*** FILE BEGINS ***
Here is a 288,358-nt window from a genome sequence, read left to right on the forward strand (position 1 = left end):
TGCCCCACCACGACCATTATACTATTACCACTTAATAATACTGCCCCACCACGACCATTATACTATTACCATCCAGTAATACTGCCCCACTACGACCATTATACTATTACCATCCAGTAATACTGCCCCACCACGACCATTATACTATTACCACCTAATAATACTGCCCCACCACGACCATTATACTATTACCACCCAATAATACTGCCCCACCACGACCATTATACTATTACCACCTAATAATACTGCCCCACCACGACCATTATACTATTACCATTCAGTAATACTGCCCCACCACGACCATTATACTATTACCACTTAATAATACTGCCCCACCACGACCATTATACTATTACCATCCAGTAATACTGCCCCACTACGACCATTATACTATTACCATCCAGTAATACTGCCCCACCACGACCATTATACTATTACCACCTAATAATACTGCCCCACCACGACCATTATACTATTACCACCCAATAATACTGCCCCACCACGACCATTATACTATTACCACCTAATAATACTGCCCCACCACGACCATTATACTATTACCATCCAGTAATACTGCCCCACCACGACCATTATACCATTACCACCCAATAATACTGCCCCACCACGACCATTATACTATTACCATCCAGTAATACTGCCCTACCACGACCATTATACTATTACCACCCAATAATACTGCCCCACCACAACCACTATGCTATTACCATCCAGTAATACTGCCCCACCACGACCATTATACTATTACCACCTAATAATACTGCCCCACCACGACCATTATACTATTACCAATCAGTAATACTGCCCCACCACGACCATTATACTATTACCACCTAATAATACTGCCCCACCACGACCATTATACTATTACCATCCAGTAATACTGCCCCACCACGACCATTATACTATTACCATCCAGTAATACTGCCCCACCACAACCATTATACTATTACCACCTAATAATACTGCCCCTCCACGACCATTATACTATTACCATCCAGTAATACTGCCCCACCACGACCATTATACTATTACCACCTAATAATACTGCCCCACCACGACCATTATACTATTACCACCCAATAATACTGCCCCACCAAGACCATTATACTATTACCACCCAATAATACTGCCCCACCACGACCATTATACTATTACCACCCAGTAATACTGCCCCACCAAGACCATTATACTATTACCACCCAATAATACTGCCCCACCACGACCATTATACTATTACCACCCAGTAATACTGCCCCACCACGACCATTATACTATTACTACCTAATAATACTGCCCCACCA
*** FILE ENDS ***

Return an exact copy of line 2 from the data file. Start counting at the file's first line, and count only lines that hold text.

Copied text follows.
TGCCCCACCACGACCATTATACTATTACCACTTAATAATACTGCCCCACCACGACCATTATACTATTACCATCCAGTAATACTGCCCCACTACGACCATTATACTATTACCATCCAGTAATACTGCCCCACCACGACCATTATACTATTACCACCTAATAATACTGCCCCACCACGACCATTATACTATTACCACCCAATAATACTGCCCCACCACGACCATTATACTATTACCACCTAATAATACTGCCCCACCACGACCATTATACTATTACCATTCAGTAATACTGCCCCACCACGACCATTATACTATTACCACTTAATAATACTGCCCCACCACGACCATTATACTATTACCATCCAGTAATACTGCCCCACTACGACCATTATACTATTACCATCCAGTAATACTGCCCCACCACGACCATTATACTATTACCACCTAATAATACTGCCCCACCACGACCATTATACTATTACCACCCAATAATACTGCCCCACCACGACCATTATACTATTACCACCTAATAATACTGCCCCACCACGACCATTATACTATTACCATCCAGTAATACTGCCCCACCACGACCATTATACCATTACCACCCAATAATACTGCCCCACCACGACCATTATACTATTACCATCCAGTAATACTGCCCTACCACGACCATTATACTATTACCACCCAATAATACTGCCCCACCACAACCACTATGCTATTACCATCCAGTAATACTGCCCCACCACGACCATTATACTATTACCACCTAATAATACTGCCCCACCACGACCATTATACTATTACCAATCAGTAATACTGCCCCACCACGACCATTATACTATTACCACCTAATAATACTGCCCCACCACGACCATTATACTATTACCATCCAGTAATACTGCCCCACCACGACCATTATACTATTACCATCCAGTAATACTGCCCCACCACAACCATTATACTATTACCACCTAATAATACTGCCCCTCCACGACCATTATACTATTACCATCCAGTAATACTGCCCCACCACGACCATTATACTATTACCACCTAATAATACTGCCCCACCACGACCATTATACTATTACCACCCAATAATACTGCCCCACCAAGACCATTATACTATTACCACCCAATAATACTGCCCCACCACGACCATTATACTATTACCACCCAGTAATACTGCCCCACCAAGACCATTATACTATTACCACCCAATAATACTGCCCCACCACGACCATTATACTATTACCACCCAGTAATACTGCCCCACCACGACCATTATACTATTACTACCTAATAATACTGCCCCACCA